by LiquidCoooled (634315)

      for the love of god, please add code to close it when I bash the keyboard repeatedly.

      I have mistakenly thought this functionality already existed.

    • by eln (21727) on Friday August 07, 2009 @04:42PM (#28990589) Homepage
      No, they would just add more features to emacs to take advantage of it.

      "(light press)Meta-(hard press)Ctrl-(medium press)Shift-(hard press)C" automatically spell and grammar checks your document while giving you a light foot massage, but "(hard press)Meta-(medium press)Ctrl-(light press)Shift-(medium press)C" launches the missiles. That sort of thing.
    • by pmontra (738736)
      Damn, I wanted so much to be the first one to point out how good this a multitouch pressure sensor will be for my emacs typing sessions. I'm going to have control, shift, meta, extra light, very light, light, strong, very strong, extra strong and many others. It looks like Christmas. I look forward to a light-x, very-strong-c, alt-ctrl-shift b combo. I just wonder if I can make it. I'll start training right now!
  • Ummm... (Score:5, Insightful)

    by Anachragnome (1008495) on Friday August 07, 2009 @04:36PM (#28990487)

    How about the students sit on their ideas and market them when the keyboard comes out?

    Should be worth more then a lousy $2000, especially considering the fact that the students will have NO intellectual property rights once they submit through the contest.

    Just another way for MS to steal ideas, patent them and then pocket all the profits.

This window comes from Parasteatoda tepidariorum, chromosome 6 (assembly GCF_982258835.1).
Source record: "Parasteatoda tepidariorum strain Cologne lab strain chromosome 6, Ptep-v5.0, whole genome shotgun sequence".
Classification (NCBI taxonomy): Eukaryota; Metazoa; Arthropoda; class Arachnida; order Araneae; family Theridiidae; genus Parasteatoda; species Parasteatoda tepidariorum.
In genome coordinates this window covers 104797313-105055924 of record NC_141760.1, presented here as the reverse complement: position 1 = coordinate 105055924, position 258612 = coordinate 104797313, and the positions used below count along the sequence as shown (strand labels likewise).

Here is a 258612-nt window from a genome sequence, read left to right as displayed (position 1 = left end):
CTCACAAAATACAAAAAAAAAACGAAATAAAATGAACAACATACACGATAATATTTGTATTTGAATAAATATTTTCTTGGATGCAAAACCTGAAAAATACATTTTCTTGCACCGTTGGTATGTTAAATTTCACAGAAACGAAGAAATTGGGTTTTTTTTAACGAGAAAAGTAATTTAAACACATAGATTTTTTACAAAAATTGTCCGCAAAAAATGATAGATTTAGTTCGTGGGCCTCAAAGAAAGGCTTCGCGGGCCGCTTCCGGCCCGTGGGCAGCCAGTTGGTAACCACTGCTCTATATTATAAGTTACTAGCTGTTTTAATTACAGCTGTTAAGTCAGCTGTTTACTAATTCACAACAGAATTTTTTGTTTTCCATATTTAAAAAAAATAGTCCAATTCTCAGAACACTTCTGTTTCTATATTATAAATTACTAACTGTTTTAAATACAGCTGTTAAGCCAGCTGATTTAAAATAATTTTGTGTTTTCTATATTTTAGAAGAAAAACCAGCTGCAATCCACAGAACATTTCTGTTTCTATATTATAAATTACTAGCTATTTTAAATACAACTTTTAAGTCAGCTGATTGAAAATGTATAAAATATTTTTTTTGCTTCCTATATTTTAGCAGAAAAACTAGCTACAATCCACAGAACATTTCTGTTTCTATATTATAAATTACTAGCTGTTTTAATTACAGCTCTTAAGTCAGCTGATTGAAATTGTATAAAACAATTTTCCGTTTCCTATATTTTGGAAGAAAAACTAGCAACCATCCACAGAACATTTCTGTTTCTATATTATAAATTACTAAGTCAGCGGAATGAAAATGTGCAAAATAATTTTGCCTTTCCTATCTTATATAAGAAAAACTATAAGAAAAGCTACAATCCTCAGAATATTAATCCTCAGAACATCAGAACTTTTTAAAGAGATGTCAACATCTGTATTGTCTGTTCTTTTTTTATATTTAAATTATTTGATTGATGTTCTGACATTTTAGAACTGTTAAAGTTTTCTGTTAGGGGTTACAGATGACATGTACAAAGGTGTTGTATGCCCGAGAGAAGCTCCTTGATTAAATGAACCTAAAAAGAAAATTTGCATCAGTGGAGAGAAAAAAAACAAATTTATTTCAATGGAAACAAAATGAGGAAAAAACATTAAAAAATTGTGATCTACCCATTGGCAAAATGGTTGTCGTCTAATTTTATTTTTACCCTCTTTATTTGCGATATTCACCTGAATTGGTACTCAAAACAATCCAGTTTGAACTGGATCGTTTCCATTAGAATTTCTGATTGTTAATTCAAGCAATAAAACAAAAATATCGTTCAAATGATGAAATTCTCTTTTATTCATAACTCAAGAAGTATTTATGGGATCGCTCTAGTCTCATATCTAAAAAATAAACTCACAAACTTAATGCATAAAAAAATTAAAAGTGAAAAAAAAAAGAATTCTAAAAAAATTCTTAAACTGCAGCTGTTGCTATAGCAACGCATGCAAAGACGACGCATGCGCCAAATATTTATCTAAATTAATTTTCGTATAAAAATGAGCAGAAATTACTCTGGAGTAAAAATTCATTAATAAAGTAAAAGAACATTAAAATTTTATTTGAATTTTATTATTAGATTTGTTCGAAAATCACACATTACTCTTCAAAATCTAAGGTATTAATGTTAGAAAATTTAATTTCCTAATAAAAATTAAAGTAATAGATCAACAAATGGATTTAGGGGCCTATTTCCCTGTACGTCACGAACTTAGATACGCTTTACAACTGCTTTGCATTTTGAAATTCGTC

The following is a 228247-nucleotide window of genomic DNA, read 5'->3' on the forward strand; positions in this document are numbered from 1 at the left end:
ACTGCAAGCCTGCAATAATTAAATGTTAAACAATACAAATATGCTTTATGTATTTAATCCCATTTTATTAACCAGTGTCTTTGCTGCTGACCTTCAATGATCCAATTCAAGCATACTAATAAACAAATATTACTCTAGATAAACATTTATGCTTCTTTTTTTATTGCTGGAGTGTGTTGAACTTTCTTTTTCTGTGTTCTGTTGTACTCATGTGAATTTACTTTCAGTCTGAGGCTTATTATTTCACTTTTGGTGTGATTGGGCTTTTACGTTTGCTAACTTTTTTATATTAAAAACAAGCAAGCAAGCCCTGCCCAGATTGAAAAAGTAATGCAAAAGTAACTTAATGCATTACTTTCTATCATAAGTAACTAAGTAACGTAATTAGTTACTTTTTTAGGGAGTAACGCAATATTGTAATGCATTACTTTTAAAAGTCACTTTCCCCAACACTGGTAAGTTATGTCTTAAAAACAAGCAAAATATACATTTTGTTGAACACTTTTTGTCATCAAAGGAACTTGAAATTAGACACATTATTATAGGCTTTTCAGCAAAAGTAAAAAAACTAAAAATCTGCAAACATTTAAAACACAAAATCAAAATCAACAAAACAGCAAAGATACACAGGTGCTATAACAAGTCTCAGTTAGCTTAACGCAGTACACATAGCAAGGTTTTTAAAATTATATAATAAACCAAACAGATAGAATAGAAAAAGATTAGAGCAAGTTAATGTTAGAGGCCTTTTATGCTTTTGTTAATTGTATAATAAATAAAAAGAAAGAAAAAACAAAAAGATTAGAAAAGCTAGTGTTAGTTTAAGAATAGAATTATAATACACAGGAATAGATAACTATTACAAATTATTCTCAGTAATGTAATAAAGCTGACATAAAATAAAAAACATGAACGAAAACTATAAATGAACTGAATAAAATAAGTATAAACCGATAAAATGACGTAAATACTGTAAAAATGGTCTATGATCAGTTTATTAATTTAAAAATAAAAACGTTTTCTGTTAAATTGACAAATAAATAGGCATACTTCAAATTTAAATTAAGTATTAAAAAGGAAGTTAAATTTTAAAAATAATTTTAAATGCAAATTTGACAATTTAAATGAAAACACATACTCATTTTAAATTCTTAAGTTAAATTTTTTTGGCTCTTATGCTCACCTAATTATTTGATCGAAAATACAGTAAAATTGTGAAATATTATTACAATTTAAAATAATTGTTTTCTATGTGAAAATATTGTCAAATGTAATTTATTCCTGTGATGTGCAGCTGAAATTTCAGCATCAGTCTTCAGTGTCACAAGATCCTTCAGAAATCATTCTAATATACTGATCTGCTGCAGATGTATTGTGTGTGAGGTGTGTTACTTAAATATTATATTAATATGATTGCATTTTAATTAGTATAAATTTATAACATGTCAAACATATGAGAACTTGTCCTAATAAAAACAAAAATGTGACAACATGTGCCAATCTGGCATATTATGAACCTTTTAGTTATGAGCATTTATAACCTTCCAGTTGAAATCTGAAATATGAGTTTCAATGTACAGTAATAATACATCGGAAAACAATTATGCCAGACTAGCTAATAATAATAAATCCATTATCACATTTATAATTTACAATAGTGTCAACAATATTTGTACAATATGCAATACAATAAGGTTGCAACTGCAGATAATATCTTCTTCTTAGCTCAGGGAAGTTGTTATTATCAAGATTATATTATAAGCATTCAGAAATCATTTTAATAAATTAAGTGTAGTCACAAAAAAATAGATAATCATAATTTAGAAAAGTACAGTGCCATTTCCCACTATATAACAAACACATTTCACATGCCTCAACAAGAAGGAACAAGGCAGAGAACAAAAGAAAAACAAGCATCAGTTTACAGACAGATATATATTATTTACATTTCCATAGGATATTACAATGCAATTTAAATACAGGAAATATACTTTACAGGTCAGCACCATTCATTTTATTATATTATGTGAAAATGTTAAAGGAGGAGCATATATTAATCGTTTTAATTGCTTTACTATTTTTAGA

On another note, I wonder what MS employees think about their employer opting to go outside the company for ideas rather then feed their employees families.

    • On another note, I wonder what MS employees think about their employer opting to go outside the company for ideas rather then feed their employees families.

      They're probably fine with it. Instead of having to think *what* to do with it, they simply have to think *how* to implement.

      • Re: (Score:3, Insightful)

        by Anachragnome (1008495)

        Right.

        You're probably correct. Their employees more then likely already realize MS will patent the ideas REGARDLESS, and steal them anyways, so whats the difference, right?

    • by omnichad (1198475)

      And then the keyboard never makes it to market. See, MS just thought it would be a neat idea. They had no practical ideas on what to use it for. Unless the student gives them a cheap answer, the product is dead in the water.

      • Hardly.

        There is plenty of prior art, as the numerous posts in this thread have already shown. One of these students could modify the concept, include their own ideas and head to market.